In reason's April issue I declared in my article –"The New Age of Reason"– that the period of evangelical moral and political bullying, known as the Fourth Great Awakening, that we've suffered through for the past 30 years is coming to a end.
As I pointed out:
Perhaps the best evidence that the evangelical phase of the Fourth Great Awakening is winding down is that large numbers of young Americans are falling away from organized religion, just as the country did in the period between the first two awakenings. In the 1970s, the National Opinion Research Center at the University of Chicago found that between 5 percent and 7 percent of the public declared they were not religiously affiliated. By 2006 that figure had risen to 17 percent. The trend is especially apparent among younger Americans: In 2006 nearly a quarter (23 percent) of Americans in their 20s and almost as many (19 percent) of those in their 30s said they were nonaffiliated.
The Barna Group finds that only 60 percent of 16-to-29-year-olds identify themselves as Christians. By contrast, 77 percent of Americans over age 60 call themselves Christian. That is "a momentous shift," the firm's president told the Ventura County Star. "Each generation is becoming increasingly secular."
Now Mother Jones notes that baptisms are dropping among Southern Baptists. In addition, Mother Jones cites figures compiled by Christine Wicker in her new book, The Fall of the Evangelical Nation, that indicate that Evangelicals have been fibbing about their numbers:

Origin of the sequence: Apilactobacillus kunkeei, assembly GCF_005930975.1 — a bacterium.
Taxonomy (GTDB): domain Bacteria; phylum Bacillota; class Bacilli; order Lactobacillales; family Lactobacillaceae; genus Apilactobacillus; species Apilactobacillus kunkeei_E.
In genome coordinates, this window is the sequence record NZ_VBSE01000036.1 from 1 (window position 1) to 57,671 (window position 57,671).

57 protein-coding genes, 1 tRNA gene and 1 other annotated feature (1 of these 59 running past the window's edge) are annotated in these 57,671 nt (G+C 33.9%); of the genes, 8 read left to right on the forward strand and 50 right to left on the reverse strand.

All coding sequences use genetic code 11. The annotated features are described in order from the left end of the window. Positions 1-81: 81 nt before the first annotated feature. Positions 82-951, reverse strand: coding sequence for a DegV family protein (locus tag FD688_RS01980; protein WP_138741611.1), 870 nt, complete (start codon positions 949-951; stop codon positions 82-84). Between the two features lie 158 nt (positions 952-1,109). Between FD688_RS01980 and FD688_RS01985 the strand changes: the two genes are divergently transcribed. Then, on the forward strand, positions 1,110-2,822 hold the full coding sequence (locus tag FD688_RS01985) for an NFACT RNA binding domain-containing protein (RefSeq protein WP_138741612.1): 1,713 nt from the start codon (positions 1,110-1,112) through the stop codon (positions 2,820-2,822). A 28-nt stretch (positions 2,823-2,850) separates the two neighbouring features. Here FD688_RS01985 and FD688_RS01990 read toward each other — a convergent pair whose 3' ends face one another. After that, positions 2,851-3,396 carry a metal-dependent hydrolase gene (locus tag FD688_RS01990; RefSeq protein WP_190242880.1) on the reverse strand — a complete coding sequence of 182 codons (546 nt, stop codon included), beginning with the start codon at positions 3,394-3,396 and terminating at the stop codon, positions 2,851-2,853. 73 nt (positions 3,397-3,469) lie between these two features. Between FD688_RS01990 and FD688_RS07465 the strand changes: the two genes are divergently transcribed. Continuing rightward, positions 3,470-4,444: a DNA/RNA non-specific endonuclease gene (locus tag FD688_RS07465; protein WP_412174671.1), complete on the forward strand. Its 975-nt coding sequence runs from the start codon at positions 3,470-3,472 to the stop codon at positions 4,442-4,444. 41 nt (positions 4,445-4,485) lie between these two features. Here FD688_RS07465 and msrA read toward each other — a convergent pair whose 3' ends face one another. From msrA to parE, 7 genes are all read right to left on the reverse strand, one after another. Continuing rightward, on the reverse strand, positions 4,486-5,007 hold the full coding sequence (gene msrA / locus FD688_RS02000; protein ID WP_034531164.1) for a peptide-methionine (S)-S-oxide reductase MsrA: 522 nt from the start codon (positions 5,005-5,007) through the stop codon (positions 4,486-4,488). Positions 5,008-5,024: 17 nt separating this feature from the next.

With more digging, Wicker came across a 2007 sbc report that found only 5.4 million adults attended services regularly enough to be considered church members. Further complicating matters, many of those who regularly filled the pews weren't official members, and, most significantly, 1 in 8 wasn't saved or born again. Factoring all this in, Wicker calculated that there are fewer than 4 million devoted Southern Baptists. Her math seems to be backed up by collection-plate totals: If the church truly has 16 million members, then they contributed a miserly $3.50 each to a nationwide fundraising campaign last year.
And it's not just the Southern Baptists who appear to be playing number games. The National Association of Evangelicals, an umbrella group that does not include the sbc, claimed 30 million members on its website. When Wicker contacted the association for comment, the figure changed to 4.5 million. No one there could—or would—explain the sudden 85 percent drop in believers. (However, the group's website currently describes its lobbying arm as the voice of "30 million Americans united under a common banner.")
As I concluded in April:
In 1908 Clarence Darrow told the Personal Liberty League, "The world is suffering more today from the good people who want to mind other men's business than it is from the bad people who are willing to let everybody look after their own individual affairs." That has been true for a long time now, but we may finally be heading toward a better world—one where Americans are increasingly willing to live and let live.
All I can say is, "Hallelujah!"